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From an MND Advisor's Perspective

I have noted recently a research project in the pipeline about MND and psychological impacts it may have on people living with the disease and that got me thinking ...  I really never appreciated when I first started this position just over 1.5 years ago how important the psychological aspect of care is in relation to MND.  

I feel that as an MND Advisor it is important to reflect regularly on your own practice, as this is one way in which we can continuously improve.  Whilst reflecting, I came to the conclusion that when looking at what people with MND are coping with we have a very challenging job to do!  

They not only have the grieving process that comes with a new diagnosis of MND, but their lives may have already changed with their many losses and anxiety about the losses that may come in the future. Many times I meet clients who are downsizing their home or going through the process of building a home, which may be more suited to what they feel their needs may be in the future.  These are huge decisions and are likely to impact on the person with MND and their family.  How many of us would be able to sell our home whilst keeping our anxiety levels normal? 

There are also the various stages of the grief cycle that people with MND may go through, including denial and isolation, anger, frustration and bargaining, depression and sadness and finally acceptance. People with MND may also worry about their family and how they are coping and are going to cope in the future.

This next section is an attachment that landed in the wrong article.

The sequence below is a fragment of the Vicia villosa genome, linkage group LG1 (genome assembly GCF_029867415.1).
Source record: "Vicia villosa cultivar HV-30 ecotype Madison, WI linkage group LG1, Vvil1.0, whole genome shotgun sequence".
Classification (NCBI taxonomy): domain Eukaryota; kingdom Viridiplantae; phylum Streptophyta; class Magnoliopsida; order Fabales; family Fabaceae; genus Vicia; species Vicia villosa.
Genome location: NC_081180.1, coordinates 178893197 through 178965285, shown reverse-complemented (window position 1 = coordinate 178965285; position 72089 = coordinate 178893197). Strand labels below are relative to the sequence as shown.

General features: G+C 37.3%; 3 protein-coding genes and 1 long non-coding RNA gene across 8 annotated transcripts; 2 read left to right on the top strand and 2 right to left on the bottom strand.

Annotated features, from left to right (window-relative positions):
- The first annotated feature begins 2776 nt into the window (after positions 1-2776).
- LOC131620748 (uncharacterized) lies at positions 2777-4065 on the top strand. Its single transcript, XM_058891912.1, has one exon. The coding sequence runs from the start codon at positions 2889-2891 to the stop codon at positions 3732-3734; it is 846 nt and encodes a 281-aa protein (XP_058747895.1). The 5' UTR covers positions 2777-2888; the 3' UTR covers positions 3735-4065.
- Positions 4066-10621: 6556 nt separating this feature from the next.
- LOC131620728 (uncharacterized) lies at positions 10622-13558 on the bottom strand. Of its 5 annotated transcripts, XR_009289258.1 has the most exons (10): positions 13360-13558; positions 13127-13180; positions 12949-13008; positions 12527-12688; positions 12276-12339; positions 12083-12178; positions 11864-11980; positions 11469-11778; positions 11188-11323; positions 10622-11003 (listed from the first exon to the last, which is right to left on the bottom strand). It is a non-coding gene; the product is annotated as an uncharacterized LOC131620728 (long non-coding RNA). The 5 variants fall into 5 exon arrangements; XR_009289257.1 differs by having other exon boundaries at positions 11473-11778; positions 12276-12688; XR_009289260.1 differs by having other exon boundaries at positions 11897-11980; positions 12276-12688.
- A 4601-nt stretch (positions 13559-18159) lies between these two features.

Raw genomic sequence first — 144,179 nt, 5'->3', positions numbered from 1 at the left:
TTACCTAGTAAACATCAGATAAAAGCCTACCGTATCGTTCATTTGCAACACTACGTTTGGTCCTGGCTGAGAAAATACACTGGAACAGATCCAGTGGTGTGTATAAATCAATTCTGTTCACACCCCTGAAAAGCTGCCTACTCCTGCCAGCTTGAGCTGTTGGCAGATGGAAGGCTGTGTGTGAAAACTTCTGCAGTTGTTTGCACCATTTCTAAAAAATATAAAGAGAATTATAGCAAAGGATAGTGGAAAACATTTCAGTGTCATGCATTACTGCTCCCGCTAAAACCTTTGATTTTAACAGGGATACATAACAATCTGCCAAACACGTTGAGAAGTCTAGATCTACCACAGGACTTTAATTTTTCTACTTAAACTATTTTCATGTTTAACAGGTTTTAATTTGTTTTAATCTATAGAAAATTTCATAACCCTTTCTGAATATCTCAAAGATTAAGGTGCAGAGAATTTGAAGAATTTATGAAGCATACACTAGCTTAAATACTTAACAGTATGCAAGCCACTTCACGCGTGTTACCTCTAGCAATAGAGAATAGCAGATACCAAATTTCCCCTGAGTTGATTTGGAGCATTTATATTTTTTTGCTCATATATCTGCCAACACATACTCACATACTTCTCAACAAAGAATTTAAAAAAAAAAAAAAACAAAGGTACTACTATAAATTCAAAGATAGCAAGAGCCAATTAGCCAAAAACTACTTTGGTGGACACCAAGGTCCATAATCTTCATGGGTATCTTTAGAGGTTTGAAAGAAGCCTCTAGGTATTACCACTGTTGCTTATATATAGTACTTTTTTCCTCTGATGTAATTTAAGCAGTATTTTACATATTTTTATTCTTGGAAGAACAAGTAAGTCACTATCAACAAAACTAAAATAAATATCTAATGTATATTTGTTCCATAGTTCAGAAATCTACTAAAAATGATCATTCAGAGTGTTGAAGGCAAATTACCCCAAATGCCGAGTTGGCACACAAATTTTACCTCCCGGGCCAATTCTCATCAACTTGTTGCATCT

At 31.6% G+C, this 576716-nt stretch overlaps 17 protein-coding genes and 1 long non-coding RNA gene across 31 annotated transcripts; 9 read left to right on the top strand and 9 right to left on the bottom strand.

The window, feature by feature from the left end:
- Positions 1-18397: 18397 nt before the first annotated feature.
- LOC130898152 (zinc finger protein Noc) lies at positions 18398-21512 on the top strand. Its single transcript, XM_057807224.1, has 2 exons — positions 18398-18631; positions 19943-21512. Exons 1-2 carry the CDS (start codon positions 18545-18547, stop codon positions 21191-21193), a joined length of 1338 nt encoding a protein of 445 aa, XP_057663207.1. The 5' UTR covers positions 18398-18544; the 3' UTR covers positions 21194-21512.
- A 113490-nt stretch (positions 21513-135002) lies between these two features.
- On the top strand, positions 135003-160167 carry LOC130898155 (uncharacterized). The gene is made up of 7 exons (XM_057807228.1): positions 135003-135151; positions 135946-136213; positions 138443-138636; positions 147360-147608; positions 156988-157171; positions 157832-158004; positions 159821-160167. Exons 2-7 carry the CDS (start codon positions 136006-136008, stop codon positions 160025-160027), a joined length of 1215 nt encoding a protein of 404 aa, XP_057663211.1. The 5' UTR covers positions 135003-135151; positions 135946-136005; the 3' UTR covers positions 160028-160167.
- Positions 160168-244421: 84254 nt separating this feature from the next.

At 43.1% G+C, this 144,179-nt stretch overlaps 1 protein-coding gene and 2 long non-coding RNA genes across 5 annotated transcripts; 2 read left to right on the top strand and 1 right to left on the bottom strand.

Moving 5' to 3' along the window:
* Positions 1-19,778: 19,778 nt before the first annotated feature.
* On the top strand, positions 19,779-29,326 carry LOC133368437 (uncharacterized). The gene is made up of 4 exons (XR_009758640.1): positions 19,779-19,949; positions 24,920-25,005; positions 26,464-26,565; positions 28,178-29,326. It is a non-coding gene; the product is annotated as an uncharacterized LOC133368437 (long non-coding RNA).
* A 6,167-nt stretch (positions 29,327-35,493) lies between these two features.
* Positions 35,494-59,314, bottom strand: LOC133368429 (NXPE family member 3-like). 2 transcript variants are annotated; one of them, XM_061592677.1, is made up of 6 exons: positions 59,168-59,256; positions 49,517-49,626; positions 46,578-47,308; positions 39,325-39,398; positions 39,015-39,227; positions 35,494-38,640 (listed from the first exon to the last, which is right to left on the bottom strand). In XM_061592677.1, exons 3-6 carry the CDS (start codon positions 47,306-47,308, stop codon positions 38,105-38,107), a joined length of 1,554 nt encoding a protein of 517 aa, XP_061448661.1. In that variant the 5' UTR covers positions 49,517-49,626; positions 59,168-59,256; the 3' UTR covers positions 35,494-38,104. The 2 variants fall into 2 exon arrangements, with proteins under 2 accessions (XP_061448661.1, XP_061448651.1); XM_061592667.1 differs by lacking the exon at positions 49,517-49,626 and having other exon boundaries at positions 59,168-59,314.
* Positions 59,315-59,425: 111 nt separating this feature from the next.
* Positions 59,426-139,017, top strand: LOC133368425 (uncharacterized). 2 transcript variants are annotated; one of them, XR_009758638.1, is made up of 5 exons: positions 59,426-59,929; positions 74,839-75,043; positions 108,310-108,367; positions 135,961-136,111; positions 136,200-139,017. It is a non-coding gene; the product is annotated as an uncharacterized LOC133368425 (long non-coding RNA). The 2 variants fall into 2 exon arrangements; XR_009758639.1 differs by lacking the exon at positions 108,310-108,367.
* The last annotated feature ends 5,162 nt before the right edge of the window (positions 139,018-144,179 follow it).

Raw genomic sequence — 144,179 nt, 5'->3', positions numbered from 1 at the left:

When I look back and reflect on exactly what the person with MND is dealing with, it is sometimes much more than the disease symptoms itself.  I sometimes feel that these issues can impact on their care in many ways.  As I reflect on my practice, I feel that despite my best efforts of allowing people to express concerns, careful listening and support as well as early intervention through  palliative care, sometimes this just does not seem to be enough.

So, if I feel that I am providing the best care possible as a MND Advisor, maybe more research is necessary to work out how to support people with MND in regards to the psychological aspects to allow improved care in the future.

(Photo: Jerry Packer and Pamela Bartlett, MND Advisors at MND South Australia)

COMMENTS

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Comments
Monica Hayes
Interesting reflection but still not voice of one living with MND
Nothing about us without us!
9/08/2016 8:50:48 AM

 

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